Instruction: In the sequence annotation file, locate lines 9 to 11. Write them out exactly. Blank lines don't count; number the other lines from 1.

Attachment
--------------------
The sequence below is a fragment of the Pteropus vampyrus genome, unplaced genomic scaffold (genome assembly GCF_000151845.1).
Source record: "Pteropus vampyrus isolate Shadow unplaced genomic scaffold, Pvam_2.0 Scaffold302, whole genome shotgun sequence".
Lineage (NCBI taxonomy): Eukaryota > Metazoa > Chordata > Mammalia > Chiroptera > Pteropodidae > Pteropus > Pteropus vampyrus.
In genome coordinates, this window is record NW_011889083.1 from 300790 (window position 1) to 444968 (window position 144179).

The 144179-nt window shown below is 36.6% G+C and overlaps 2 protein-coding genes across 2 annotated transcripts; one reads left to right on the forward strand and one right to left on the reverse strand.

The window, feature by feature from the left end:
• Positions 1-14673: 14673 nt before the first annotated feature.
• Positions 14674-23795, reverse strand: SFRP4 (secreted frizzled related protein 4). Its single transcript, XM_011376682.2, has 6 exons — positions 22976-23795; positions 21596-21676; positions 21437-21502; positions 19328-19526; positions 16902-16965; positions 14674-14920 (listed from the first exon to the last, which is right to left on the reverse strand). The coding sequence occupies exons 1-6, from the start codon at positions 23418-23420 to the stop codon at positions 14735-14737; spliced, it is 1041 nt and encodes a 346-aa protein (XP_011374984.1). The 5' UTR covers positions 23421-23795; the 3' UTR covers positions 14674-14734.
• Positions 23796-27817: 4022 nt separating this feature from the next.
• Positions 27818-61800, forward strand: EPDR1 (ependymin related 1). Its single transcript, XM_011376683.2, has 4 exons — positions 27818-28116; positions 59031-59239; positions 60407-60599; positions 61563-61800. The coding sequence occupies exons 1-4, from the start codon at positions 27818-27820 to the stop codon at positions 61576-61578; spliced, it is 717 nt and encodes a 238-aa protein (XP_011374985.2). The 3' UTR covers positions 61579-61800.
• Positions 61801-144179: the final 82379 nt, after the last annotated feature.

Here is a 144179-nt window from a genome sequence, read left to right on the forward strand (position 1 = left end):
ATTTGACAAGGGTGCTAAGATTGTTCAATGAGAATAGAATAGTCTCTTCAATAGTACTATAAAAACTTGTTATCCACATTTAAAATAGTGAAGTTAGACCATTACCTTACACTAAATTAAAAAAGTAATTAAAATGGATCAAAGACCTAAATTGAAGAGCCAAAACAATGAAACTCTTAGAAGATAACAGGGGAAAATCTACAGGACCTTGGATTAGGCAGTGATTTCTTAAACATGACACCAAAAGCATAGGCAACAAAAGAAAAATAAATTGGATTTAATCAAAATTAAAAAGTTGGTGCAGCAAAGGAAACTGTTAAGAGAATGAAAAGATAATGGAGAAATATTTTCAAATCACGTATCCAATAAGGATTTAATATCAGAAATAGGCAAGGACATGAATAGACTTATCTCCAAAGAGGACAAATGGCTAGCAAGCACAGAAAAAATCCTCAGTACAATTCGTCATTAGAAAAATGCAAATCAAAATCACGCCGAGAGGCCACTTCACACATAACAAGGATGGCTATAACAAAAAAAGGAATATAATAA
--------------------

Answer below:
• Positions 23796-27817: 4022 nt separating this feature from the next.
• Positions 27818-61800, forward strand: EPDR1 (ependymin related 1). Its single transcript, XM_011376683.2, has 4 exons — positions 27818-28116; positions 59031-59239; positions 60407-60599; positions 61563-61800. The coding sequence occupies exons 1-4, from the start codon at positions 27818-27820 to the stop codon at positions 61576-61578; spliced, it is 717 nt and encodes a 238-aa protein (XP_011374985.2). The 3' UTR covers positions 61579-61800.
• Positions 61801-144179: the final 82379 nt, after the last annotated feature.